The Hanover Shoe Factory in Marlinton opened in 1970 and closed in 1996, when the company moved production overseas. After the factory closed, the county purchased the land and building, which sat vacant for several years. In 2008, business partners John Fitzgerald and J.P. Duncan leased the property from the county, cleaned up the site, and opened a flea market.
The county began using the Hanover Building for county purposes in January 2010, when Duncan and Fitzgerald received a contract to operate the county animal shelter in a portion of the building. Since then, the Pocahontas County Commission installed a new heating system, renovated offices, provided space for the Day Report Center Center and leased space to the West Virginia Division of Forestry.
The former shoe factory has become a bustling county office building, and commissioners have expressed interest in expanding county use of the spacious facility. But the 45-year old roof is leaking in several places.
During its meeting on February 4, the commission opened three bids for repair or replacement of the Hanover Building roof. FoamCoat, of Davisville, submitted a bid of $74,715 for a foam-based roof coating with a 10-year warranty. Reliable Roofing, of Elkins, offered to repair substrate and install a metal roof for $89,682, with a 15-year warranty. Finally, West Roofing Systems, of LaGrange, Ohio, offered to make the repairs for $99,750.
The commission awarded the bid to Reliable Roofing. Commissoner William Beard said the company’s 15-year warranty influenced his decision to support Reliable. The other two commissioners agreed and the vote was 3-0 to award the bid to Reliable.
Day Report Center Director Tammie Alderman gave a monthly update to the commission. Alderman reported that 36 participants currently are enrolled in the program. The director said that four clients had completed the program successfully, and one was terminated due to a violation and incarcerated. Using a conservative estimate process, Alderman estimated that the Day Report system had saved the county more than $46,000 in January, compared to the cost of incarceration.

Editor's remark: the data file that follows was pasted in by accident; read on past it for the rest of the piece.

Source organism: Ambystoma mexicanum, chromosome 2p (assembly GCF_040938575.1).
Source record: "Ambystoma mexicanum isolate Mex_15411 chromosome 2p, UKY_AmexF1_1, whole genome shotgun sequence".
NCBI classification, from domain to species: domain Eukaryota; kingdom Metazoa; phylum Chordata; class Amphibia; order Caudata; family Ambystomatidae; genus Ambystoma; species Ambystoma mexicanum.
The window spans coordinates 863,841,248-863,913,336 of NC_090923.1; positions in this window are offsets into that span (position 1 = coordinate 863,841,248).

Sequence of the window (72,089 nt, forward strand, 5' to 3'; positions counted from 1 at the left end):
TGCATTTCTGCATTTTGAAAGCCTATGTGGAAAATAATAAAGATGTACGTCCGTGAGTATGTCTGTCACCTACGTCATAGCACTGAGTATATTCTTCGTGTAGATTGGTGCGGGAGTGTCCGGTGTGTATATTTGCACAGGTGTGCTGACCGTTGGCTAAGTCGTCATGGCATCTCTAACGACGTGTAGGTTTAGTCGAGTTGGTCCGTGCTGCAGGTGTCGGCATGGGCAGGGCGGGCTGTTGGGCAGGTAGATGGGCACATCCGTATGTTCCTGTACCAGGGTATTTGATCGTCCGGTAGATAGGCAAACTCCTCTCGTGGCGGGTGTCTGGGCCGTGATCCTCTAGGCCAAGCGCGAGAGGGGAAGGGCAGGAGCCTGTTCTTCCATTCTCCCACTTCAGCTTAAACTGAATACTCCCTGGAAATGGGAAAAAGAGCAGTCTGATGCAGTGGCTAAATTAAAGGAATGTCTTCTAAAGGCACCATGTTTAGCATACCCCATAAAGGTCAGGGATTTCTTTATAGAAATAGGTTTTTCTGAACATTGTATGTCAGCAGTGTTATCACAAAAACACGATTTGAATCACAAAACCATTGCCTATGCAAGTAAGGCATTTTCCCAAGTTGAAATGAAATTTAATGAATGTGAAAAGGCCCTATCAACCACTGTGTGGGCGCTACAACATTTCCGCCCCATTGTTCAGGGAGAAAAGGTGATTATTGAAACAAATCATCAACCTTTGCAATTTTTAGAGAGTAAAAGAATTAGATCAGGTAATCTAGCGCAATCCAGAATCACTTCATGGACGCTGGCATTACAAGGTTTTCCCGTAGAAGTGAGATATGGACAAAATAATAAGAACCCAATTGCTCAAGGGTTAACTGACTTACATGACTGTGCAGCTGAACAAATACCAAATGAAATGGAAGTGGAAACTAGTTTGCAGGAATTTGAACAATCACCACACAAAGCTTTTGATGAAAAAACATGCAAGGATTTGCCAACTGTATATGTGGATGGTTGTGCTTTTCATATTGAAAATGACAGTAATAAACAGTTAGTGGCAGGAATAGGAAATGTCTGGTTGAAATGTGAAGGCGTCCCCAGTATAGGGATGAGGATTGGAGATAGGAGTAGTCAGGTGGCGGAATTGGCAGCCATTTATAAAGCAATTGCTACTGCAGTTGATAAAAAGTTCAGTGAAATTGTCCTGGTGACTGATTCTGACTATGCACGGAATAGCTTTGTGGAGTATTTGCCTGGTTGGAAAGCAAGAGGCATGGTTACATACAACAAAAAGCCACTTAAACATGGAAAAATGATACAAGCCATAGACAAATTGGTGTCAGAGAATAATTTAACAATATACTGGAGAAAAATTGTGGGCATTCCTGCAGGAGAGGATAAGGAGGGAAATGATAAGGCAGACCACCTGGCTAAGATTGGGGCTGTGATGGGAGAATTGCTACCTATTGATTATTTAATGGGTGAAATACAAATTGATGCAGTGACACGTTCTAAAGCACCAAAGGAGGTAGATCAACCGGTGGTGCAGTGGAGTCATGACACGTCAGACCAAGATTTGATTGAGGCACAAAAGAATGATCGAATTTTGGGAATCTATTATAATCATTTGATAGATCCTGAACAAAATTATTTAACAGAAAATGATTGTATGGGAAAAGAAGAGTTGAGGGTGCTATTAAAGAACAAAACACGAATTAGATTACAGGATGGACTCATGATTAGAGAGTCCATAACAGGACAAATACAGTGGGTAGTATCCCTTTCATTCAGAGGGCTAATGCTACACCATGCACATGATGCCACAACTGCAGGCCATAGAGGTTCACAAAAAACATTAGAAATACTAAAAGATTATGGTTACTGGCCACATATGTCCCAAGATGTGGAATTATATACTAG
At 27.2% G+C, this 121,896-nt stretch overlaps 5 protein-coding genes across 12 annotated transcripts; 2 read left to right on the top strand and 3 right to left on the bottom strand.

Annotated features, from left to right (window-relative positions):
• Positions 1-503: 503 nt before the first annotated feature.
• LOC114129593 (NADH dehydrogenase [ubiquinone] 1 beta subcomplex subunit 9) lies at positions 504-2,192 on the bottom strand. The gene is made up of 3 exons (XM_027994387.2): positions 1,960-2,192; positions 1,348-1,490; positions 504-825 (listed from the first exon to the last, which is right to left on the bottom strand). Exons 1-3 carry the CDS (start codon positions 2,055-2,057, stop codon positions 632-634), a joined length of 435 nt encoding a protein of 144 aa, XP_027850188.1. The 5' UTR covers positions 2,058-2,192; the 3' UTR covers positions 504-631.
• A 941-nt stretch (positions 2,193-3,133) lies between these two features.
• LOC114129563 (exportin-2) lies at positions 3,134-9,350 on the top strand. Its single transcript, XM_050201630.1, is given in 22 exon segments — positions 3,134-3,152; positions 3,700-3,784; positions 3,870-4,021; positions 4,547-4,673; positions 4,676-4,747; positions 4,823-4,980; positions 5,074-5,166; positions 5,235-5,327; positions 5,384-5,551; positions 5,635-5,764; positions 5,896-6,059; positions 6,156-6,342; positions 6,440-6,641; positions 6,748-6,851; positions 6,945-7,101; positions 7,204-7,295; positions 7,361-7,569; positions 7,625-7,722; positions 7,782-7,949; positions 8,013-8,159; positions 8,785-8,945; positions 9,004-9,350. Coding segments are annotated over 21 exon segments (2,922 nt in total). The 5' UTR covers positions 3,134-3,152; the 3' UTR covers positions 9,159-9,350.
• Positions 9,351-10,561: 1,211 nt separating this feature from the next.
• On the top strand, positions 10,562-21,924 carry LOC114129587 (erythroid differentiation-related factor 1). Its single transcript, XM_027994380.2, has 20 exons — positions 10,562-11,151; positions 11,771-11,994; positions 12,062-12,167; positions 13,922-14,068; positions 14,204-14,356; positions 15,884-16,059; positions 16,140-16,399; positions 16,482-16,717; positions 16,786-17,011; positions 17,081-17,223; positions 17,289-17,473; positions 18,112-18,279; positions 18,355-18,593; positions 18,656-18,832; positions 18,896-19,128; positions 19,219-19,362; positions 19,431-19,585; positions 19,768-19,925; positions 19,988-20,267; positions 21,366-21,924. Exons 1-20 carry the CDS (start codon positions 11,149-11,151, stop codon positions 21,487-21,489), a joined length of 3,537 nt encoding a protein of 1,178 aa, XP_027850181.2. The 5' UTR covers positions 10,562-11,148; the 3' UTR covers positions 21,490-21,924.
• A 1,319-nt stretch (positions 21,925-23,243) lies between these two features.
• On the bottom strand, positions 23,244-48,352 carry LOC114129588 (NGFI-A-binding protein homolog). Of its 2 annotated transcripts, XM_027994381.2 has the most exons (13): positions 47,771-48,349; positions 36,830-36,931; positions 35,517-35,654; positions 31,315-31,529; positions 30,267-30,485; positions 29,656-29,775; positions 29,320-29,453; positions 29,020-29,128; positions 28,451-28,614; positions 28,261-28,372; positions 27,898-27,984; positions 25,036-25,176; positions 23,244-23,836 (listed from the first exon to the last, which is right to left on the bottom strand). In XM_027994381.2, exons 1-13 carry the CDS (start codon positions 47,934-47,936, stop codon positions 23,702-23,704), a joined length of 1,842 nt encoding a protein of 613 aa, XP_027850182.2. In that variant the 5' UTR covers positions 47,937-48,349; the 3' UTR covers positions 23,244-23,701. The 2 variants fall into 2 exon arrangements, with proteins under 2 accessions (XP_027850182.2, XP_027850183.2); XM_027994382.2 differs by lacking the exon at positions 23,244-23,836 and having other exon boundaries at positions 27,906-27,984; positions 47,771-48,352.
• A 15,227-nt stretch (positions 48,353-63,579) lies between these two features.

Beard, who sits on the Greenbrier Valley Economic Development Corporation (GVEDC) board, informed his fellow commissioners that the local Division of Highways is considering locating its garage and offices to the Edray Industrial site, owned by the GVEDC. Commissioner David Fleming said discussions on the move had been taking place for two years, and asked if the DOH is actually interested in relocating. Beard said state offices usually take a lot of time to make decisions, and stated he would continue to follow the issue.
Pocahontas Memorial Hospital (PMH) CEO Barbara Lay asked the commission’s opinion on a hospital purchase of a three-acre lot, adjacent to the hospital, for $35,000. Lay said the hospital has no immediate use for the land, but that she wanted to query the commissioners’ opinions on the purchase. Fleming recommended that Lay obtain a decision from the PMH Board of Directors whether it wishes to purchase the land, and Lay agreed to do so.
In other business, the county commission:
– Approved a lease for office space in the Hanover Building with the West Virginia Division of Forestry for $250 per month.
– Approved a resolution in support of two grant requests for the Opera House Foundation.
– Heard an update on water resource task force progress from Lynmarie Knight.
The next regular county commission meeting is scheduled for February